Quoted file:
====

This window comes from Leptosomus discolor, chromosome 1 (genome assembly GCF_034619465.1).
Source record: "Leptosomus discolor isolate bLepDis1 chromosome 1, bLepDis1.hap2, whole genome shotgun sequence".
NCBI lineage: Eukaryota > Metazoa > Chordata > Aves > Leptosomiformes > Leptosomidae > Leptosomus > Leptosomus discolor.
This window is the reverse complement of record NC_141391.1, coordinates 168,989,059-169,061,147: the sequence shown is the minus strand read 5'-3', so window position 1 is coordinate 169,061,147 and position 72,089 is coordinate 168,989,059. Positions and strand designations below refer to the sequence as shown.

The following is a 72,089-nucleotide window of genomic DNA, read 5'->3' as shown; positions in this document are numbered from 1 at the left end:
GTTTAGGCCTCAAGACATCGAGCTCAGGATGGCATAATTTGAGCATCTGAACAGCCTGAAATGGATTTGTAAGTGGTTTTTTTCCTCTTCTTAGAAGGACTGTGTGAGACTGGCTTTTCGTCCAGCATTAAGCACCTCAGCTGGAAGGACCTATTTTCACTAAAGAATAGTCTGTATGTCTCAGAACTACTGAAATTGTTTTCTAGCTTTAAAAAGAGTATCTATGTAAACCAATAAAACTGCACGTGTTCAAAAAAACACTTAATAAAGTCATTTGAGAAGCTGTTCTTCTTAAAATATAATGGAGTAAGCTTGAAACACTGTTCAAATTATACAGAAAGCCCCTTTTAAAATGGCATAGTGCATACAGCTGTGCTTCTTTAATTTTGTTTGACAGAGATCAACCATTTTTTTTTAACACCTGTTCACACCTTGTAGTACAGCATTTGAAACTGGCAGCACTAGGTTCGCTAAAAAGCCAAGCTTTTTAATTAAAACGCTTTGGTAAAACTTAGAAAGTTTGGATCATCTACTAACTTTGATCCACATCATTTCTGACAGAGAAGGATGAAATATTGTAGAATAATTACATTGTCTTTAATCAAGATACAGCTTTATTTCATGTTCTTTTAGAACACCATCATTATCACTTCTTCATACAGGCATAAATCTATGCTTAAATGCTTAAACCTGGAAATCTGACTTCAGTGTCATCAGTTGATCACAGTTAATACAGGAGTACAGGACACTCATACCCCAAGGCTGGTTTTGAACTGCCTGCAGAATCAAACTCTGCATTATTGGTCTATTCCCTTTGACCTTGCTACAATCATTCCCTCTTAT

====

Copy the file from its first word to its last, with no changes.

This window comes from Leptosomus discolor, chromosome 1 (genome assembly GCF_034619465.1).
Source record: "Leptosomus discolor isolate bLepDis1 chromosome 1, bLepDis1.hap2, whole genome shotgun sequence".
NCBI lineage: Eukaryota > Metazoa > Chordata > Aves > Leptosomiformes > Leptosomidae > Leptosomus > Leptosomus discolor.
This window is the reverse complement of record NC_141391.1, coordinates 168,989,059-169,061,147: the sequence shown is the minus strand read 5'-3', so window position 1 is coordinate 169,061,147 and position 72,089 is coordinate 168,989,059. Positions and strand designations below refer to the sequence as shown.

The following is a 72,089-nucleotide window of genomic DNA, read 5'->3' as shown; positions in this document are numbered from 1 at the left end:
GTTTAGGCCTCAAGACATCGAGCTCAGGATGGCATAATTTGAGCATCTGAACAGCCTGAAATGGATTTGTAAGTGGTTTTTTTCCTCTTCTTAGAAGGACTGTGTGAGACTGGCTTTTCGTCCAGCATTAAGCACCTCAGCTGGAAGGACCTATTTTCACTAAAGAATAGTCTGTATGTCTCAGAACTACTGAAATTGTTTTCTAGCTTTAAAAAGAGTATCTATGTAAACCAATAAAACTGCACGTGTTCAAAAAAACACTTAATAAAGTCATTTGAGAAGCTGTTCTTCTTAAAATATAATGGAGTAAGCTTGAAACACTGTTCAAATTATACAGAAAGCCCCTTTTAAAATGGCATAGTGCATACAGCTGTGCTTCTTTAATTTTGTTTGACAGAGATCAACCATTTTTTTTTAACACCTGTTCACACCTTGTAGTACAGCATTTGAAACTGGCAGCACTAGGTTCGCTAAAAAGCCAAGCTTTTTAATTAAAACGCTTTGGTAAAACTTAGAAAGTTTGGATCATCTACTAACTTTGATCCACATCATTTCTGACAGAGAAGGATGAAATATTGTAGAATAATTACATTGTCTTTAATCAAGATACAGCTTTATTTCATGTTCTTTTAGAACACCATCATTATCACTTCTTCATACAGGCATAAATCTATGCTTAAATGCTTAAACCTGGAAATCTGACTTCAGTGTCATCAGTTGATCACAGTTAATACAGGAGTACAGGACACTCATACCCCAAGGCTGGTTTTGAACTGCCTGCAGAATCAAACTCTGCATTATTGGTCTATTCCCTTTGACCTTGCTACAATCATTCCCTCTTAT